Then snowstorms and freezing temperatures hit the Midwest and East Coast.

After a few hours of delay, I thankfully managed to fly out of O’Hare before the storm hit NYC. That night Nancy and I stayed up until the wee hours hanging snowflakes and stringing white lights, creativity punctuated with much needed laughter (and delirium).

Snowflakes & sparkles (photo by Nancy Hightower)

Other friends had to adjust their travel plans because of the weather, but everyone made it! Theodora Goss came in from Boston and Brooke Bolander made it from Texas.

Prepping in the kitchen with Brooke Bolander (photo by Theodora Goss)

The four us put the final touches on the party: preparing food, setting out drinks, lighting candles.

Nancy Hightower, Valya Lupescu, Brooke Bolander, Theodora Goss (photo by Marco Palmieri)

A few more friends arrived early to lend a hand, and the magic took over.

Ardi Alspach, Shveta Thakrar, Marco Palmieri and D. T. Friedman (photo by Nancy Hightower)

With the snow and the cold, we weren’t sure just how many people would venture out, let alone dress up and wear masks. We hoped that they would all find places to sit and gather, taking advantage of all three floors.

Stephen Segal enthralls his audience with a dramatic reading from Tyra Banks’ Modelland. 😉 (Photo by Marco Palmieri)

Trudging through the snow, on buses and trains, our guests arrived.

Kristen Mangione, Devin Poore, Rajan Khanna, Veronica Schanoes (photo by Marco Palmieri)

Nearly all were bemasked. Many arrived already in costume, while others came bundled up with clothes to change into.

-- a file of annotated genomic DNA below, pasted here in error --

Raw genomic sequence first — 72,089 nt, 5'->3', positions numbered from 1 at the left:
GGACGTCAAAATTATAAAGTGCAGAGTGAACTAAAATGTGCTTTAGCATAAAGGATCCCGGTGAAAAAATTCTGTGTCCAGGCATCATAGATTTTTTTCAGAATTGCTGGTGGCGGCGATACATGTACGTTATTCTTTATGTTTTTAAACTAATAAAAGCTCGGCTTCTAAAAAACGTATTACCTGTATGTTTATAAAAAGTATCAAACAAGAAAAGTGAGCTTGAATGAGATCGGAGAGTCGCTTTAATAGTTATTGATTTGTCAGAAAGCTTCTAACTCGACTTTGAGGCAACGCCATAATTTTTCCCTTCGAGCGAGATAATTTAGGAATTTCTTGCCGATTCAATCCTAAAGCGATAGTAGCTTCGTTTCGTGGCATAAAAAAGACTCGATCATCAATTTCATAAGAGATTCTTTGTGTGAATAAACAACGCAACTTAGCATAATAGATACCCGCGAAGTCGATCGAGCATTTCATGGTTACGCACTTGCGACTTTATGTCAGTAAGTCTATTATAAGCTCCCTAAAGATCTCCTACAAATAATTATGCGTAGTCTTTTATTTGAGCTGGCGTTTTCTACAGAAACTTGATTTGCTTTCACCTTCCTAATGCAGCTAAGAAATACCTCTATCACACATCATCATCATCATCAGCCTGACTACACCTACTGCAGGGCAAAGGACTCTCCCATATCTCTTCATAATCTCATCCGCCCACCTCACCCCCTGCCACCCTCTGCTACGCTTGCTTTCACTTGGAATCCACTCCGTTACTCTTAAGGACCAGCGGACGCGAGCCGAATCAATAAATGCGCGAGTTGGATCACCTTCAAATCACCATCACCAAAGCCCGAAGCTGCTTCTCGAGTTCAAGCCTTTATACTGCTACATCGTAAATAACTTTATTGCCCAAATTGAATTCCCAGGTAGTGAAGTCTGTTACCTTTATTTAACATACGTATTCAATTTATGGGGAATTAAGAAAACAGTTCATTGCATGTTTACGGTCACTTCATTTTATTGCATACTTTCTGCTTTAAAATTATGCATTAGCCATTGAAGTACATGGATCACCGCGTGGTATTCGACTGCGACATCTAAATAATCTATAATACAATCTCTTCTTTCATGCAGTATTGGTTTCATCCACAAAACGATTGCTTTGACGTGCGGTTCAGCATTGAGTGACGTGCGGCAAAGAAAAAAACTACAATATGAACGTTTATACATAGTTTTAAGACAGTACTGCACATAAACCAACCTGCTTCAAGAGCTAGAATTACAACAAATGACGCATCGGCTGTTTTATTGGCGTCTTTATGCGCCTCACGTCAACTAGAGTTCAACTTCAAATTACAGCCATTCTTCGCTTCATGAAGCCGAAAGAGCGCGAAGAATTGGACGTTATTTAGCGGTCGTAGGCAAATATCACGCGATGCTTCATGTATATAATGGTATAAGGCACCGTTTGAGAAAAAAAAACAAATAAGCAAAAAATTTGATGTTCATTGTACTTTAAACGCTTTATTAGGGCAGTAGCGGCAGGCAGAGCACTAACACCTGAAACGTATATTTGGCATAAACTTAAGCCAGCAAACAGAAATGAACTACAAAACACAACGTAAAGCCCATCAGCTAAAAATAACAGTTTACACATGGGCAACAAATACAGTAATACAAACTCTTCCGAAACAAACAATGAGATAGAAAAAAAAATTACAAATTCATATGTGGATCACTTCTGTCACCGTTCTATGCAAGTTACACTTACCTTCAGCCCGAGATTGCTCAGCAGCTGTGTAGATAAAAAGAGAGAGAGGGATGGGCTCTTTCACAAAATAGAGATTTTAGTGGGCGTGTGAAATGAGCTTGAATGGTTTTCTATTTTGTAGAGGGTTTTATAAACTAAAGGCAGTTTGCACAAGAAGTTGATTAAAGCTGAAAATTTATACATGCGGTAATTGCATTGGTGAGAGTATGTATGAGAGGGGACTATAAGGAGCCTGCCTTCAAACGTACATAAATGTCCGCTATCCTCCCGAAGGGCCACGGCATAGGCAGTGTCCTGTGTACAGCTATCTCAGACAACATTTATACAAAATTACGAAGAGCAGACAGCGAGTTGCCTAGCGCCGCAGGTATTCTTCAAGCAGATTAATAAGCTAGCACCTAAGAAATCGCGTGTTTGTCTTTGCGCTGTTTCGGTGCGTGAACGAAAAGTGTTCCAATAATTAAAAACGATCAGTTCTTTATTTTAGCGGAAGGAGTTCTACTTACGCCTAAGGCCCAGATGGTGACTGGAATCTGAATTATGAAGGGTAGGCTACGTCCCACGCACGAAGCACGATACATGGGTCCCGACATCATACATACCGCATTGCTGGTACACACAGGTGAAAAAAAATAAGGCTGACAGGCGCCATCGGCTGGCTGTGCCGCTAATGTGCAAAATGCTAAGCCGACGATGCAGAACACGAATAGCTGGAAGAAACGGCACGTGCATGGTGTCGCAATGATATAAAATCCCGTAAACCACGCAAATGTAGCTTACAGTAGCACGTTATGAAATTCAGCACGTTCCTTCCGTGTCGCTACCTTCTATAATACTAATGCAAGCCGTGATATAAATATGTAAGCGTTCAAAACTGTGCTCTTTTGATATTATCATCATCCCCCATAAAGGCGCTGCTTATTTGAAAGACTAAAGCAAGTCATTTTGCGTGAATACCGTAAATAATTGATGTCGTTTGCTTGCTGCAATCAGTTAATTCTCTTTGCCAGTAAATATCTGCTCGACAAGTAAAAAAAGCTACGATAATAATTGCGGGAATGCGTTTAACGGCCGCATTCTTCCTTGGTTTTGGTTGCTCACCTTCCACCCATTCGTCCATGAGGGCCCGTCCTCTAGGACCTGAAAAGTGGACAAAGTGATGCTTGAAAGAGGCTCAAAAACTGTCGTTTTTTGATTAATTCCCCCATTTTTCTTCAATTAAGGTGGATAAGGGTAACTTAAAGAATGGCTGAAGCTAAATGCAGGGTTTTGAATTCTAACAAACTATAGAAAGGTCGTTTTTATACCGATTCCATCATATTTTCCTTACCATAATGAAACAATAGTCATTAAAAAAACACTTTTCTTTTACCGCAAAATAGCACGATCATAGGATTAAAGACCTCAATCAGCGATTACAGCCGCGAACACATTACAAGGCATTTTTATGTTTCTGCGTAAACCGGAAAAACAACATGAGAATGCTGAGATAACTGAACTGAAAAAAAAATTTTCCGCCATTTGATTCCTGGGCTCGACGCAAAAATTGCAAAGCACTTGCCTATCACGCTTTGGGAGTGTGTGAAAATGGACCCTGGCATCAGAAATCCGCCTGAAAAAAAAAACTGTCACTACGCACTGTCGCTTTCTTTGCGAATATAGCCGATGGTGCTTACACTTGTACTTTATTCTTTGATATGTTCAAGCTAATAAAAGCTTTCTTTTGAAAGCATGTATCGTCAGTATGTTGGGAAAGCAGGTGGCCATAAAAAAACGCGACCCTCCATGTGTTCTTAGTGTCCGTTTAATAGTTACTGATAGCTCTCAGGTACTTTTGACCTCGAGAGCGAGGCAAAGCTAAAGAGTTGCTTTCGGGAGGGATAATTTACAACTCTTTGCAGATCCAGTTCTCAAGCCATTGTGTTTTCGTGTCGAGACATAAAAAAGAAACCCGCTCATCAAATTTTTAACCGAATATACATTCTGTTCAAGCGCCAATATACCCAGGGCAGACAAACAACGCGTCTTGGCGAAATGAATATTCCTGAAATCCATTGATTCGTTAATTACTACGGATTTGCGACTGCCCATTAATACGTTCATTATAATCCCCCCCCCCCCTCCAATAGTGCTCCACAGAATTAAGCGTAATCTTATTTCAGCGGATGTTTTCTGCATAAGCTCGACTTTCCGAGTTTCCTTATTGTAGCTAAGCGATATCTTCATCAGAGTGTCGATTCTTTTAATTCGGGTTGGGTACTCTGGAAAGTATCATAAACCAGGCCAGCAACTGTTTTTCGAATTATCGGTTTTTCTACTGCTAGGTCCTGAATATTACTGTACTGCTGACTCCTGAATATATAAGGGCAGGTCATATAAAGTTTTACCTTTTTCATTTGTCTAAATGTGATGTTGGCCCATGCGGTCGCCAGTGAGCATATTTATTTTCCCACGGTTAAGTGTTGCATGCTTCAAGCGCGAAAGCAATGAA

Mikolaj Habryn, Brooke Bolander, and Liz Gorinsky (photo by Nancy Hightower)
Rajan Khanna, Theresa DeLucci, and Pritpaul Bains (photo by Nancy Hightower)

The doorbell kept ringing and groups kept appeared at the door. Like the TARDIS, David’s apartment seemed to swell inside to accommodate everyone.



Marco Palmieri, Cam Rob, and Myke Cole.

After most people arrived and settled in, Nancy and I could finally relax and enjoy the company assembled, and what a fabulous, motley group it was!

Shahriar Shadab and Katelan Foisy (photo by Nancy Hightower)
Ellen Datlow, David Edison, Christopher Michaud (photo by Nancy Hightower)

Hours flew by in a glittery haze of masks and laughter, eating and drinking, talking and sparkling.


As our guests left, we invited them to take a key and write upon the attached wooden tag what they would like to unlock in 2014–a small way of bringing home a little of the magic of the Masque, a talisman for the year ahead.


Then, in the early hours of the morning, those who remained sat on the softest of rugs and finished off muskat and marshmallows, chocolates and vodka.


The Masque was a wonderful gathering of writers, editors, artists, musicians, witches, and wanderers; and together I think we succeeded in transforming the apartment into an otherworldly realm.

For those of us who so often dwell in the fantastic landscapes of our own imaginations, it was nice to have a cozy space where we could gather together with our creative tribe to escape the winter.

In Charlotte’s Web, E.B. White writes, “It is not often that someone comes along who is a true friend and a good writer.” Such true words in that children’s book. At the Masque, I had the good fortune of being in the company of several people who are both of those things. For that I am so grateful, and I look forward to the next time we are together.